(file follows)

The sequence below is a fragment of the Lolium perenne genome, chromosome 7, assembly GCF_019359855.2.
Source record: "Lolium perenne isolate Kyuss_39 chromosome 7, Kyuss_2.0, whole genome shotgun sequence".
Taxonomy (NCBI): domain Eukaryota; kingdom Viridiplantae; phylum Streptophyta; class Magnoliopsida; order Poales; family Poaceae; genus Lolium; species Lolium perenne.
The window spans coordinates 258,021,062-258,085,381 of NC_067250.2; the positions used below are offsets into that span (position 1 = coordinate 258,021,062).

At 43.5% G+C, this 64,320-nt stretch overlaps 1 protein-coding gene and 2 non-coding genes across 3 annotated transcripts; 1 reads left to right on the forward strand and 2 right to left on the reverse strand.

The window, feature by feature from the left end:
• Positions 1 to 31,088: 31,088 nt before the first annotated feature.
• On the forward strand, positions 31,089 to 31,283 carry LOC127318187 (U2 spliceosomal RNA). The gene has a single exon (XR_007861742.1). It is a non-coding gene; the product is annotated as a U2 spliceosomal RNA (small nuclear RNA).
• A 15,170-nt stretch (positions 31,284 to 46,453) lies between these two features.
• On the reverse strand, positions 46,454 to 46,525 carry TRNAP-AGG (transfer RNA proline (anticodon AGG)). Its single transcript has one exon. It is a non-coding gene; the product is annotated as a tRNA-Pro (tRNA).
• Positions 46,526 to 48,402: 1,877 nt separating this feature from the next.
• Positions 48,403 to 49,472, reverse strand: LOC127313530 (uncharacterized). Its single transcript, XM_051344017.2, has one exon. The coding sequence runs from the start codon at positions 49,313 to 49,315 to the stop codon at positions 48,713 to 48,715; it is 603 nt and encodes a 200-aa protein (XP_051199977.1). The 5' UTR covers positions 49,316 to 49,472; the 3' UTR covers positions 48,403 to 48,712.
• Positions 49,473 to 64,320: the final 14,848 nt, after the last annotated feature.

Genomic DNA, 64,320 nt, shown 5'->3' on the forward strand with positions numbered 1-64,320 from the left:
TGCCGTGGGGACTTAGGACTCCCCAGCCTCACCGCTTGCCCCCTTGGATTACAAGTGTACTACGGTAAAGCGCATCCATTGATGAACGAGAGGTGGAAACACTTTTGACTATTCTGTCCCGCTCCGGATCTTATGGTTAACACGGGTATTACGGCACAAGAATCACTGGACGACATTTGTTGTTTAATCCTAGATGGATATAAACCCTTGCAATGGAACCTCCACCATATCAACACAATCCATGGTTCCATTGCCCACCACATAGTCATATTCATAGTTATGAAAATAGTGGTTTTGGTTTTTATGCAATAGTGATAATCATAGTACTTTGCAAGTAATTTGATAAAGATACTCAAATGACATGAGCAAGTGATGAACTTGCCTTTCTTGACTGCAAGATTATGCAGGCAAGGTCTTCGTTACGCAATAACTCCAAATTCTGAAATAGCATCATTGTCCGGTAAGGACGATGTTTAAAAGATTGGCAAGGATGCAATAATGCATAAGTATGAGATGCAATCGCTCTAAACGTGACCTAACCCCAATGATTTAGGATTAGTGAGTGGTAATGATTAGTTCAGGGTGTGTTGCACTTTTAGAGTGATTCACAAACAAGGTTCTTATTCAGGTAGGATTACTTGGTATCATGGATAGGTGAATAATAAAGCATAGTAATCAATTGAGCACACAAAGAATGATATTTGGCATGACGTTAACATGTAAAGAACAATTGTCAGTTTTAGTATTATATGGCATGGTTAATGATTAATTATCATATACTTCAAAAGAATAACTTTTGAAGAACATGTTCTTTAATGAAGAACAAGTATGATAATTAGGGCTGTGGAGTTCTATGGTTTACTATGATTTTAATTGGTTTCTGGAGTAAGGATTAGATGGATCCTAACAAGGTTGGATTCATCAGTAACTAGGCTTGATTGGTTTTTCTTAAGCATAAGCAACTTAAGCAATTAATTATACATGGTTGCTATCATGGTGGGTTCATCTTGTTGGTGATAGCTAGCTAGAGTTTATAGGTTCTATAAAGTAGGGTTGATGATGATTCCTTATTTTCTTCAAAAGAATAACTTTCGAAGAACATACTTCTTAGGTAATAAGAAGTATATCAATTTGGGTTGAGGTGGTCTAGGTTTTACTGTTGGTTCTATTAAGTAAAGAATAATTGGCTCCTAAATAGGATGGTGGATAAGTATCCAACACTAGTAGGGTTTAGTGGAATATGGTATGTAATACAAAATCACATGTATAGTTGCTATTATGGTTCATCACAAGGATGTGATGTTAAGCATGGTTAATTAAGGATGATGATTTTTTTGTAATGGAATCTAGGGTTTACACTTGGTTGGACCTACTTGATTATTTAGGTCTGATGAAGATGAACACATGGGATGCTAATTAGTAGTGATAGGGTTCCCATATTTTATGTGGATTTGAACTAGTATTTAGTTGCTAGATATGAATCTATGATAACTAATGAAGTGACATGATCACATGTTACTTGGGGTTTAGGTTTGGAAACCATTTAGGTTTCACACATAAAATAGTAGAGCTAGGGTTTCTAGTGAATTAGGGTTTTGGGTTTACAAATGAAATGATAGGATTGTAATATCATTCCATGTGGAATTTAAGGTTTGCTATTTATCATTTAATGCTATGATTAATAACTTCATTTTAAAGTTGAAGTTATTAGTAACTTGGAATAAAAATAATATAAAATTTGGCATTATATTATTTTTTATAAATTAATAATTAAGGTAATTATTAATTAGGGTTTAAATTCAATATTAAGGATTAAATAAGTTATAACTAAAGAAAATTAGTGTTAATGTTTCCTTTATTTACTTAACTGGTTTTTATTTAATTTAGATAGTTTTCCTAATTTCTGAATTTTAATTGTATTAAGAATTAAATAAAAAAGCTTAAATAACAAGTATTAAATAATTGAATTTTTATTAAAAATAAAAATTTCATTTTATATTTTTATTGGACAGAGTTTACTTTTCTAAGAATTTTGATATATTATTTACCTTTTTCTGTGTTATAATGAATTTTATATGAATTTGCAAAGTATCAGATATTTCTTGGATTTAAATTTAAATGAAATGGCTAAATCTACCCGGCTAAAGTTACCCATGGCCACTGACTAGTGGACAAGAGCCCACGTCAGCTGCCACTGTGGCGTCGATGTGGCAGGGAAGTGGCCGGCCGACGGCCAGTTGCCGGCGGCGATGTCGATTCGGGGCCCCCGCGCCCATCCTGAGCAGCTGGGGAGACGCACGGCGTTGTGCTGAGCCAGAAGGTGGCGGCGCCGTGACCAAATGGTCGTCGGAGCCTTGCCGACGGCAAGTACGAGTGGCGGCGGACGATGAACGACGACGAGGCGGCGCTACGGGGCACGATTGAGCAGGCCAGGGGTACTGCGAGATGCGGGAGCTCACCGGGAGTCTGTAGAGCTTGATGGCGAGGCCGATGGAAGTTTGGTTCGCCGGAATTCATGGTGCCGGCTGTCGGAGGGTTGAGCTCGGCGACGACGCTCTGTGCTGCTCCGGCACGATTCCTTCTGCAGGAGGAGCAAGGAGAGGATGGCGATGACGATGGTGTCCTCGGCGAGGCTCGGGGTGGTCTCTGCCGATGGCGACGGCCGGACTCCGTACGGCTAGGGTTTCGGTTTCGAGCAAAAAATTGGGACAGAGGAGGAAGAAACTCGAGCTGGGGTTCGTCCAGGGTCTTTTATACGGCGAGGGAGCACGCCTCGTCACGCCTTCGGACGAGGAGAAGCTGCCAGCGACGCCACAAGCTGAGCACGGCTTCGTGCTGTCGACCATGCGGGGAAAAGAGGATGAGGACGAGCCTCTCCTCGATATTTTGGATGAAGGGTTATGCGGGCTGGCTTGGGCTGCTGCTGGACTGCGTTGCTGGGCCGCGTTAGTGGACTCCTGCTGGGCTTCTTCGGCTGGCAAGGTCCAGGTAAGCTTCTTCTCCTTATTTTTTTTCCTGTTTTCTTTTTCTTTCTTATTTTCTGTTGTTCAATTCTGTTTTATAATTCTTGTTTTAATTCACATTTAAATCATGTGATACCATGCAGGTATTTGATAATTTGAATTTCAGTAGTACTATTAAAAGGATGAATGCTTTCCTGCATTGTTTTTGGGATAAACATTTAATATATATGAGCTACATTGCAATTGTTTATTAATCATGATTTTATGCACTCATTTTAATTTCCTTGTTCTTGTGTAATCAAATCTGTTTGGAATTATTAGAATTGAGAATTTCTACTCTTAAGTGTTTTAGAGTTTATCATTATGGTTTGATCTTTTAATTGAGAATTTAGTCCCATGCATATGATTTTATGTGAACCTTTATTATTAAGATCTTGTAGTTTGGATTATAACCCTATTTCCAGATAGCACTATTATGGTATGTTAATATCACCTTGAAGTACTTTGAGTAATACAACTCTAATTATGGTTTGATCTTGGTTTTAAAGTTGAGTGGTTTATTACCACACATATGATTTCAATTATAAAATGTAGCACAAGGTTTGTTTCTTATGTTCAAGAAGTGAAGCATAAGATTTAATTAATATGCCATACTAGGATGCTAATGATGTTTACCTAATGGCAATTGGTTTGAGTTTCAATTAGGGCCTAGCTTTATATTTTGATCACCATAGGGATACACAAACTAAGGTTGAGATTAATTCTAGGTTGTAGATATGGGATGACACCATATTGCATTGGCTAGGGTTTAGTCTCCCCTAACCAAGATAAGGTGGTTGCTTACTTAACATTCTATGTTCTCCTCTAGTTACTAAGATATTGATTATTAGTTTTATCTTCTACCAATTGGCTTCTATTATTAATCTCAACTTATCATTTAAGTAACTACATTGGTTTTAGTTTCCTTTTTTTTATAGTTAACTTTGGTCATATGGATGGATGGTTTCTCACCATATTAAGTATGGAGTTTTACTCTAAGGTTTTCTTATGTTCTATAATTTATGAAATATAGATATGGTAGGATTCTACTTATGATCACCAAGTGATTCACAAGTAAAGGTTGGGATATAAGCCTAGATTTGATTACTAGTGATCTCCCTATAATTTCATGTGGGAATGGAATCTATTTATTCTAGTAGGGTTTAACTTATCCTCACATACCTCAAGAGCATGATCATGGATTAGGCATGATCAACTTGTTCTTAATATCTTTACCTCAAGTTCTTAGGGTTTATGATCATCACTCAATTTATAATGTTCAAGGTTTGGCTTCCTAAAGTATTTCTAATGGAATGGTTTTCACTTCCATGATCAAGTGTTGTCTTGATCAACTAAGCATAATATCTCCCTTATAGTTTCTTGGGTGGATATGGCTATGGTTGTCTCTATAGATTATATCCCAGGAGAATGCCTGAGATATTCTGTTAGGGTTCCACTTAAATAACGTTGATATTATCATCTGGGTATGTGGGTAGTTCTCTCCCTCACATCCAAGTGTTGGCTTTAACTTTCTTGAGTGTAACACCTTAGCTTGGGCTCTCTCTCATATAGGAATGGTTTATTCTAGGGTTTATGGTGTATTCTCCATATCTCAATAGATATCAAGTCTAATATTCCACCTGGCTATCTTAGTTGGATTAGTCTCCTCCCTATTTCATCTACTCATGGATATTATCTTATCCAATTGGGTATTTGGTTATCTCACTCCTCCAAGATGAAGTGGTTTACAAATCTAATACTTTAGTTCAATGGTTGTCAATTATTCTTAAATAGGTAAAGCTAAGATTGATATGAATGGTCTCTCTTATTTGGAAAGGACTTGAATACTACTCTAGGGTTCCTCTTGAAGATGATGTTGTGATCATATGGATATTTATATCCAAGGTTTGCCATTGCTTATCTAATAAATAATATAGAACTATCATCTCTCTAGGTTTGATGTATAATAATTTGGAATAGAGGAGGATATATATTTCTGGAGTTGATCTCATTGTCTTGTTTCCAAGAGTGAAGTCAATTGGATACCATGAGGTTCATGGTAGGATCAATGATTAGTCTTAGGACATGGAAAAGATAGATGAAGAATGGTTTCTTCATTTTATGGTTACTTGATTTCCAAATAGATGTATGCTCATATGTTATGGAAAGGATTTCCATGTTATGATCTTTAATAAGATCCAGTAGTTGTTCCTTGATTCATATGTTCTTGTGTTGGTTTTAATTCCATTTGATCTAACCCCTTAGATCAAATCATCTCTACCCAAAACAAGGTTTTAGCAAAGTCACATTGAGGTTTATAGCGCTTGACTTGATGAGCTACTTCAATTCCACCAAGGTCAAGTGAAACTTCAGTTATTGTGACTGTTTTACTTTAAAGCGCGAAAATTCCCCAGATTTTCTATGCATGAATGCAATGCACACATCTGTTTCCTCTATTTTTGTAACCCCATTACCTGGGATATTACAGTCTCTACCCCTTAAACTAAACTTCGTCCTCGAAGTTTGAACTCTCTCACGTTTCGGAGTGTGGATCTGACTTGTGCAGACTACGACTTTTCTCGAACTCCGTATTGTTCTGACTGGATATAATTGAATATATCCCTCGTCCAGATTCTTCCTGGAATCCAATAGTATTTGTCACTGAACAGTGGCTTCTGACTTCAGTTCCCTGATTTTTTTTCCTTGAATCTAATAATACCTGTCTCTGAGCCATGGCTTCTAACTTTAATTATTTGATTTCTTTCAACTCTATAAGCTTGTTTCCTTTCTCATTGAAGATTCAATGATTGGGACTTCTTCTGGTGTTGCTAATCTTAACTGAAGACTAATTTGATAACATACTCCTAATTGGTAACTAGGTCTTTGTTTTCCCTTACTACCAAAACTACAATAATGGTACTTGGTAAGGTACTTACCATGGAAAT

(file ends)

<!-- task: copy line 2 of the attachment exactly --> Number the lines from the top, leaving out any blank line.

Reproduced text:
Source record: "Lolium perenne isolate Kyuss_39 chromosome 7, Kyuss_2.0, whole genome shotgun sequence".